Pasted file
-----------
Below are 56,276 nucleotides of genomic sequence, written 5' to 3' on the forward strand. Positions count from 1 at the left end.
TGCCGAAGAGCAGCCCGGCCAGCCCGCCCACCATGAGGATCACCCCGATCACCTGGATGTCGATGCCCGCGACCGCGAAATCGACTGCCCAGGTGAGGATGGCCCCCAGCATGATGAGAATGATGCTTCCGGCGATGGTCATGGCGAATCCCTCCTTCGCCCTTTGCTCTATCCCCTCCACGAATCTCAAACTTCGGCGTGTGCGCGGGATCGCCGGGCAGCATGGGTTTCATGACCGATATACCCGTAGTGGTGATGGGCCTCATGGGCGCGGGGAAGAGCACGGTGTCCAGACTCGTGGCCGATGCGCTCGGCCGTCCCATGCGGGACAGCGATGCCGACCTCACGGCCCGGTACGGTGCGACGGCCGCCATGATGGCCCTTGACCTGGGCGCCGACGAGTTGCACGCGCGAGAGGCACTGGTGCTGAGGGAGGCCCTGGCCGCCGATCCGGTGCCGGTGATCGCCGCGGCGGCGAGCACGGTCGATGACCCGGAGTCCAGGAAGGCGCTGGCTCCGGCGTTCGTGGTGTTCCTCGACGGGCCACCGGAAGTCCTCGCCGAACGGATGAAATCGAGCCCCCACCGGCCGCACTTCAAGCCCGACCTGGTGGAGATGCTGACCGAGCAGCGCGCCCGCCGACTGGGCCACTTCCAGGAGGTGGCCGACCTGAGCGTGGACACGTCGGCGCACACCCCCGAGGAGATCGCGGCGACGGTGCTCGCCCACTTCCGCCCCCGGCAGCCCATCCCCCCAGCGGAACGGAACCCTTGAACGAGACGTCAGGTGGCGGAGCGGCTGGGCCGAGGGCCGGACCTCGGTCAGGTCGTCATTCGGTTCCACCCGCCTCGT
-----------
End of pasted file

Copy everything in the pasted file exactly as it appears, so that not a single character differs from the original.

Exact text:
Below are 56,276 nucleotides of genomic sequence, written 5' to 3' on the forward strand. Positions count from 1 at the left end.
TGCCGAAGAGCAGCCCGGCCAGCCCGCCCACCATGAGGATCACCCCGATCACCTGGATGTCGATGCCCGCGACCGCGAAATCGACTGCCCAGGTGAGGATGGCCCCCAGCATGATGAGAATGATGCTTCCGGCGATGGTCATGGCGAATCCCTCCTTCGCCCTTTGCTCTATCCCCTCCACGAATCTCAAACTTCGGCGTGTGCGCGGGATCGCCGGGCAGCATGGGTTTCATGACCGATATACCCGTAGTGGTGATGGGCCTCATGGGCGCGGGGAAGAGCACGGTGTCCAGACTCGTGGCCGATGCGCTCGGCCGTCCCATGCGGGACAGCGATGCCGACCTCACGGCCCGGTACGGTGCGACGGCCGCCATGATGGCCCTTGACCTGGGCGCCGACGAGTTGCACGCGCGAGAGGCACTGGTGCTGAGGGAGGCCCTGGCCGCCGATCCGGTGCCGGTGATCGCCGCGGCGGCGAGCACGGTCGATGACCCGGAGTCCAGGAAGGCGCTGGCTCCGGCGTTCGTGGTGTTCCTCGACGGGCCACCGGAAGTCCTCGCCGAACGGATGAAATCGAGCCCCCACCGGCCGCACTTCAAGCCCGACCTGGTGGAGATGCTGACCGAGCAGCGCGCCCGCCGACTGGGCCACTTCCAGGAGGTGGCCGACCTGAGCGTGGACACGTCGGCGCACACCCCCGAGGAGATCGCGGCGACGGTGCTCGCCCACTTCCGCCCCCGGCAGCCCATCCCCCCAGCGGAACGGAACCCTTGAACGAGACGTCAGGTGGCGGAGCGGCTGGGCCGAGGGCCGGACCTCGGTCAGGTCGTCATTCGGTTCCACCCGCCTCGT